"Abrahamic religion" has long been a buzzword in ecumenical discourse. It is the notion that Judaism, Christianity, and Islam, despite their profound differences, are united in their reverence for Abraham-not just as the progenitor of Israel, but as a universal father in the faith. Abraham's Ashes offers a forceful critique of the biblical and Qur'anic views of Abraham, showing how at the heart of all prophetic religions lies an untenable myth of suprarational magical thinking about "revelation." This myth involves communiques to a privileged male from a mysterious patriarchal God who demands, and in the case of Jesus, actually receives the tribute of human sacrifice. This cruel story proves to be an apt introduction to the bizarre, contradictory, and oppressive fantasy known as monotheism.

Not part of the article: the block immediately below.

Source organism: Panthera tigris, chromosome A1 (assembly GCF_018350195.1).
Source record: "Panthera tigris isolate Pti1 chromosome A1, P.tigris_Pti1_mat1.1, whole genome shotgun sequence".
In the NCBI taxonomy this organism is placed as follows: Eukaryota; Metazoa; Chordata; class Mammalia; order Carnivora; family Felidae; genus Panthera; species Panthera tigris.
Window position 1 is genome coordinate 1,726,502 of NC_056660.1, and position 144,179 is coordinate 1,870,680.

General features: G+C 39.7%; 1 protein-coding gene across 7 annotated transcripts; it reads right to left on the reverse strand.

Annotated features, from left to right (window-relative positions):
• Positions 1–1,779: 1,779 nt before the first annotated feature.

Born in Brooklyn, New York, Peter Heinegg received an A.B. from Fordham University and a Ph.D. from Harvard University. He is a professor of English at Union College, Schenectady, New York, as well as an essayist, critic, and translator.
Prelude Acknowledgements Introduction-Crazy Abe Chapter One-A Bad Beginning Chapter Two-The Son Who Was Sacrificed Chapter Three-Abraham, the First Muslim Conclusion-Farewell to the Lunacy